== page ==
When It's Time to Sell


How do you know when it's time to sell?

Psychology plays a huge role in making the decision to sell. History is littered with examples of greed or other bad behaviors that get in the way of what, in hindsight, turned out to be a great opportunity to take some profit off the table.

During the last few years, we've seen several stocks reach all-time highs, and I'd hear people wondering about whether it's time to sell only to balk because they didn't want to deal with the tax burden.

This approach to selling is a little bit like letting the tax tail wag the investment dog. Sure, considering potential taxes should be a part of the investment decision, but it shouldn't be the deciding factor.

So if you find yourself in the enviable position of having chosen a few winning individual stocks, and you're willing to look beyond the taxes, how do you make the decision?

First, it's often better to be lucky than smart, so it makes sense to be honest with yourself if you happened to get in on a stock at just the right moment. As you watch the price go up, ask yourself the question, did you make the decision to invest because you're smart, brave, or just lucky? If you're being honest, most people would acknowledge that when you pick an individual stock or two and they subsequently triple in price, that outcome is more often than not a result of luck and not some inherent skill.

Second, review how these investments fit within the context of your financial life. Choosing to keep an individual stock just because it went up does not qualify as a valid reason. So when you're asking the question of whether it's time to sell, take a step back and consider the following:

1. Clearly identify your financial goals.
A simple (but not easy) process, identifying your financial goals should include defining what you think you want the future to look like. Don't spend hours or days on this task, and give yourself some slack. It's life, after all. Things will change, and it makes sense to revisit and redefine your goals periodically. These goals really are nothing more than educated guesses, but they're at least a set of markers in the sand, something that you can use as a reference point for your decision-making.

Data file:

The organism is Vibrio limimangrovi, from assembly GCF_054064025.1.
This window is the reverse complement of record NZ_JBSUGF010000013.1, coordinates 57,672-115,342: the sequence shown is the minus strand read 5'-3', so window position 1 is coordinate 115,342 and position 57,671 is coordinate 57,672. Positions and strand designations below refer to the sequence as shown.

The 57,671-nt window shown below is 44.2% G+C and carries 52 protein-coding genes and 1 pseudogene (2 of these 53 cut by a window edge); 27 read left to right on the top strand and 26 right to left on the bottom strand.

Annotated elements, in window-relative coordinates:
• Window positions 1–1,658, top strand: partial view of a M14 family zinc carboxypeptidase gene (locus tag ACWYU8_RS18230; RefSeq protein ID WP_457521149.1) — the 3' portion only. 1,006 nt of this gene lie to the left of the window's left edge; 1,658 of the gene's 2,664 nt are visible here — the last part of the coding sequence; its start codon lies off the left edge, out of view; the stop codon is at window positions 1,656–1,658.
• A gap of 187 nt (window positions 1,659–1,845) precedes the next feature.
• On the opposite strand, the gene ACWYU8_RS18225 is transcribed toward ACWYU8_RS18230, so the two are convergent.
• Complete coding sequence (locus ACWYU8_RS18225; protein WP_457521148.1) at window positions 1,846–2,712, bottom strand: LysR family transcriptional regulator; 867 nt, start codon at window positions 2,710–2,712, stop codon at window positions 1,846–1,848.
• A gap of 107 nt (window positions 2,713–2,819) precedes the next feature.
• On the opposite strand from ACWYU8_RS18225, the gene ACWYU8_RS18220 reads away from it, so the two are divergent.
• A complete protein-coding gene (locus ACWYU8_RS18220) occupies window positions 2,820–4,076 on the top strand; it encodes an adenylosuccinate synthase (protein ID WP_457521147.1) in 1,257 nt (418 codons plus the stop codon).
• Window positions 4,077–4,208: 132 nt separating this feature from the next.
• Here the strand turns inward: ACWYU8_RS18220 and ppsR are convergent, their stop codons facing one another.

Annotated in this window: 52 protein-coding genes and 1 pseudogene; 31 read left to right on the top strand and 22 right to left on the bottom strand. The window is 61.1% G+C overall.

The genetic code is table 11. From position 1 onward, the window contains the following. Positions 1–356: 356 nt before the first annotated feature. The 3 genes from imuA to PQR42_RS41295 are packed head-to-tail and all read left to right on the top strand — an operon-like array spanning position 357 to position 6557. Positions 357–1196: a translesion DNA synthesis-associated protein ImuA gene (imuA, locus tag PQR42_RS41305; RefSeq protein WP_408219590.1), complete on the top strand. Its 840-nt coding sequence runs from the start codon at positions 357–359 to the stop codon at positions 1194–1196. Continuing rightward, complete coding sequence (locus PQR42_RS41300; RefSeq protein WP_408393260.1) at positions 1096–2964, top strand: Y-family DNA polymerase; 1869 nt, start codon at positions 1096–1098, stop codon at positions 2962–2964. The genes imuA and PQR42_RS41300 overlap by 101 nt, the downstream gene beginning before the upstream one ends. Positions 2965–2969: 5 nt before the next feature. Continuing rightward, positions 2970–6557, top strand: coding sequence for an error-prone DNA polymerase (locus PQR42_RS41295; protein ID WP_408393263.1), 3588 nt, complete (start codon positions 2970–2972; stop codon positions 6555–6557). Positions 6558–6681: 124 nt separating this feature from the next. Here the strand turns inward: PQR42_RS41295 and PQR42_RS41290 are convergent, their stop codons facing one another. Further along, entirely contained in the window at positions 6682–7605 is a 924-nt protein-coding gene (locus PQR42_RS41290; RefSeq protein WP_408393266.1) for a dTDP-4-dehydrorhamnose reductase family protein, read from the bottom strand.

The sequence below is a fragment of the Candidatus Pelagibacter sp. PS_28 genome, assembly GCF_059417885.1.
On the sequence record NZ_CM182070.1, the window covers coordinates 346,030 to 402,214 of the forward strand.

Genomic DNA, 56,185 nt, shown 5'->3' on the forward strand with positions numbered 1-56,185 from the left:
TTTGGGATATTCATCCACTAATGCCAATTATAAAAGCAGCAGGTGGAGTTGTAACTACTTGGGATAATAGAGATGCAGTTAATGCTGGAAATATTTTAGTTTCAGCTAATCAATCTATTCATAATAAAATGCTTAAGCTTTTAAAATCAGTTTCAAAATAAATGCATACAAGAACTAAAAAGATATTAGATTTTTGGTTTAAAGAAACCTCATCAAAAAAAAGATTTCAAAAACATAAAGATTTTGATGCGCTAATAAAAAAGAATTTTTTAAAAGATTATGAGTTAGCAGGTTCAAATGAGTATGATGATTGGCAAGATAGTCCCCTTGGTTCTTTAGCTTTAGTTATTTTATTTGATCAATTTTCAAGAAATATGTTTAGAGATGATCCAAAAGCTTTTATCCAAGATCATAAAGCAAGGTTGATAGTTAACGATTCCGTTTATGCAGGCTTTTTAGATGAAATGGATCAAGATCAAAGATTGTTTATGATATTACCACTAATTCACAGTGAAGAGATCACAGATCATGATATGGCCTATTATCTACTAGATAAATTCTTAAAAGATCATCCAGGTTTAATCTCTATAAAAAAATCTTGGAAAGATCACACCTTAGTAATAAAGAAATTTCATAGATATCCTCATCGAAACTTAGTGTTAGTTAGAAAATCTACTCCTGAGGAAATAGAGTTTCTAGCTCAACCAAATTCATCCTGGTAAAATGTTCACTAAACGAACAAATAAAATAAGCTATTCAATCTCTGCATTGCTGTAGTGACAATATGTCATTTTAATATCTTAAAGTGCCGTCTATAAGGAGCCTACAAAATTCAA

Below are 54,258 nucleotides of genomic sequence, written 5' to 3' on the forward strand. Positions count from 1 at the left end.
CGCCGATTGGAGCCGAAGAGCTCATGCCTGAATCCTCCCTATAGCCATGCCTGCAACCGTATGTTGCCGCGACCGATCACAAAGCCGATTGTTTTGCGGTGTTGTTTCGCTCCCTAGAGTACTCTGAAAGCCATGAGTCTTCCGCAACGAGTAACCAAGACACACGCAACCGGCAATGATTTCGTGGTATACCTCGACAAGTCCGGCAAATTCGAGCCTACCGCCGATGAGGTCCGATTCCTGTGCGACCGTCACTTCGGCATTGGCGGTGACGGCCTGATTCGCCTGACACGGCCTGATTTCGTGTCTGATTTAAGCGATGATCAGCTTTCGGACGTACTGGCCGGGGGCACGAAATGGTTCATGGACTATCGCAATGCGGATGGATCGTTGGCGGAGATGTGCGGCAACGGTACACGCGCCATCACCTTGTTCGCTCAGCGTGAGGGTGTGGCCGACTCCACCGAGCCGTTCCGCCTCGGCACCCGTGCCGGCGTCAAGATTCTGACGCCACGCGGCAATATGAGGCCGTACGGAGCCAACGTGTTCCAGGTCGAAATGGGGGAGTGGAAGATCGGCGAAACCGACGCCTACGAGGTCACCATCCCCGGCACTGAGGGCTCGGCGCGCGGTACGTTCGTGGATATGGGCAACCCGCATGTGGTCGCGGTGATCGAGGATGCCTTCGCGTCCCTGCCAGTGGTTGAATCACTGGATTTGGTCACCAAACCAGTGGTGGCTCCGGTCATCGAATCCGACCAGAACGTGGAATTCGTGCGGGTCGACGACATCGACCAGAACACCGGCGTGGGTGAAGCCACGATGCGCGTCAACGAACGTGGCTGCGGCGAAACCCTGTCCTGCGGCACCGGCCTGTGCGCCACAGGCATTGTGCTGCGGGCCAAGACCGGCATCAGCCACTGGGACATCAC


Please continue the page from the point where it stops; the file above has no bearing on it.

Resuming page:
2. Make a plan to get there.
Again, don't spend too much time here, because the variables that go into building a plan are nothing more than guesses. Still, the process is important. Using the information you have, estimate how much you can save for the next 36 months, make a guess at the rate of return you hope to earn and carefully consider what risks you're comfortable taking.

3. After you define some goals and build a simple plan, decide if your current investments fit the plan.

4. If the investments don't fit, sell!
Now, you need to be prepared psychologically to sell. I can promise you that if you make the decision to sell an investment because it aligns with your plan, the stock will triple over the next couple months after you sell.

If you make the decision to continue to hold an investment because it does fit in the context of your plan, it will lose 20% of its value over the next three months. There's no guarantee that comes with the decision to buy or hold, but be prepared that your decision may be tested. That's just Murphy's Law.

Making the decision to sell or hold an investment is relatively simple when we're aware of the cognitive traps of fear and greed. It should be clear to anyone that if you own an investment that has tripled in price, and you made that investment based on luck, it would be wise to take some of the profit and go home.

Investment decisions like buying or holding are best made when you do so in the context of your financial goals. Picking the next Apple or Google is not a financial goal. Saving for retirement or having enough money to send your kids to college are financial goals. Once we're clear about the why, about the goals, and we have a simple framework to represent a plan to get there, making investment decisions becomes much more simple.

A version of this post appeared previously at The New York Times.

Carl Richards is a financial planner and the director of investor education for the BAM ALLIANCE, a community of more than 130 independent wealth management firms throughout the United States. Visit Behavior Gap for more of Carl's sketches and writings.

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